By Eddy Montilla
Japan is very famous for its cars, computers, etc., but also because people rarely show emotions in their faces. This characteristic has disappeared in many of them, at least, during these days after the earthquake. I have seen a lot of people crying regardless age, class or gender. They cried because of what they saw (disasters) or because of what they lost (property and relatives). Just a couple of minutes ago, I saw an old man leaving his designated refuge area to go to the place where his house should have been. He found nothing of it.
The old man began to cry…and not because he had lost his house, but because he had not found his family yet. Similar to him, there are cities like Kesenuma, Ishinomaki, Iwate, etc. where there are many people who have lost relatives or know people who certainly have. At the moment I am writing these lines, the death toll exceeds 7,650 and missing people are more than 11,700. These are the results of an earthquake so strong that was able to move the Oshika Peninsula in Miyagi prefecture 5.3 meters and dropped it 1.2 meters.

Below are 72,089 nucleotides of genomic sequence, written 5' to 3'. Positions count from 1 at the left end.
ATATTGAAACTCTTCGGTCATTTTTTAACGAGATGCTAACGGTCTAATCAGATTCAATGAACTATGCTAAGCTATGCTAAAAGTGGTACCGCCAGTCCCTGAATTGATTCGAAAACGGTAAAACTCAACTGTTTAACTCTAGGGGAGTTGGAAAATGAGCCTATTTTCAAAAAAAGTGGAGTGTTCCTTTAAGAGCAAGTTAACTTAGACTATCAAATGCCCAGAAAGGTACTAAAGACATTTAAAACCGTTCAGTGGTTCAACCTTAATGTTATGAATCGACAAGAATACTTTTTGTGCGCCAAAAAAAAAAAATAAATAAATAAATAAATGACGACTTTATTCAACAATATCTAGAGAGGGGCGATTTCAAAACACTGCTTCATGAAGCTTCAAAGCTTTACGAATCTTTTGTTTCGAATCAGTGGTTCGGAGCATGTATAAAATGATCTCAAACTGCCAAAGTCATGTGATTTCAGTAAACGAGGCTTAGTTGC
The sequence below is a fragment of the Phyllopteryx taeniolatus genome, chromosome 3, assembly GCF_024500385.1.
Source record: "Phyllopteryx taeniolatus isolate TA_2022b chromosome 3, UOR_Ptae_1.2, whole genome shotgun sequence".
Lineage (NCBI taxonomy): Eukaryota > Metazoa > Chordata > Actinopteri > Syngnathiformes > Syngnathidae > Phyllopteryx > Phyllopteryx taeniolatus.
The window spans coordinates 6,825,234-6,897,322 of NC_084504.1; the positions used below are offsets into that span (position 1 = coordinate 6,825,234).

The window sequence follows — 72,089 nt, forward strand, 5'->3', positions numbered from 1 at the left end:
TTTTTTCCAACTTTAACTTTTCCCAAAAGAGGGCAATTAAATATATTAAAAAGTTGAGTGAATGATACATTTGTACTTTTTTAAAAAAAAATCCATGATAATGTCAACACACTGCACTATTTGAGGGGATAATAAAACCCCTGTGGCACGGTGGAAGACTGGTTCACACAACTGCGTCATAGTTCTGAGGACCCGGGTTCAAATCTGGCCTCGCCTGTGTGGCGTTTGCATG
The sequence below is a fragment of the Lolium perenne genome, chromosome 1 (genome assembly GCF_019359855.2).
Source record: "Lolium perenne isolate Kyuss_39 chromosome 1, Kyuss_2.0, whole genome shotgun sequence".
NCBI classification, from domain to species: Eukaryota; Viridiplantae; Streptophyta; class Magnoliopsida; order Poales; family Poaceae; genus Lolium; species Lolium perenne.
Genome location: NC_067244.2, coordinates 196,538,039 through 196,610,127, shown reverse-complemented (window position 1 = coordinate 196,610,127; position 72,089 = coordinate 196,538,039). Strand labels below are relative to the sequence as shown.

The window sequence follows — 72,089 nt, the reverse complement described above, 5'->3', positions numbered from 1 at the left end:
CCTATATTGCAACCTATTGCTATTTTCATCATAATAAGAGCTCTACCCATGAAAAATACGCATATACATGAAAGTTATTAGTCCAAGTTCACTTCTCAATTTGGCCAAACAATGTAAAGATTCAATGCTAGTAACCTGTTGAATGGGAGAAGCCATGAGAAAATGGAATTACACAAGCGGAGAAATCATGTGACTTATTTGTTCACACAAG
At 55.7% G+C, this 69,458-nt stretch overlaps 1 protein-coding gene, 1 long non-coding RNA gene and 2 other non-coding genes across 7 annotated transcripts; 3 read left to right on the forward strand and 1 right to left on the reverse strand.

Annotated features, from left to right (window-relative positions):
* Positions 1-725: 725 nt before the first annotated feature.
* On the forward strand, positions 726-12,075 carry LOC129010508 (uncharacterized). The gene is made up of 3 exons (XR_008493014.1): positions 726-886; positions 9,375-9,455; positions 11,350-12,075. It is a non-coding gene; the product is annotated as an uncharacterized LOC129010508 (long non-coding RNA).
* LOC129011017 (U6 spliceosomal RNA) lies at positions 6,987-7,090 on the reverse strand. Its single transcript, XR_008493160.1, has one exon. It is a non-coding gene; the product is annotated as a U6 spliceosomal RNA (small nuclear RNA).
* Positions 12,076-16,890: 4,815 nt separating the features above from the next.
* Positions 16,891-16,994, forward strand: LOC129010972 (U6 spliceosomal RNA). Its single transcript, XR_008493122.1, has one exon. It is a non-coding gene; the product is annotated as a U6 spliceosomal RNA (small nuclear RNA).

In Japan, many schools and community centers are designated refuge areas in case of disasters. Nine days after the earthquake, these places are crammed with families, many of them living in a four square meter blanket or less. Things become worse because of lack of food, water, light and gas. For me, Miyagi is like the door that leads to the northern part of Japan, I mean, it is a cold area. Spring has not come yet here and temperatures are still quite low. Two days ago, hundreds of people (including me) had to wait in lines for more than 4 hours outside, defying strong winds and temperatures around three degrees early in the morning to buy some food. Others, who had to spend nights out in the open or inside cars, were obviously in more difficult situations.
Yesterday I went downtown, and considering it was Saturday, Sendai city was “deserted”. The most important shopping malls were closed. I think that it will take more than a month to see people in the streets walking again as they did in the past. In other cities, like those I mentioned before, out of respect for what happened there and their inhabitants, I don’t dare set a date.
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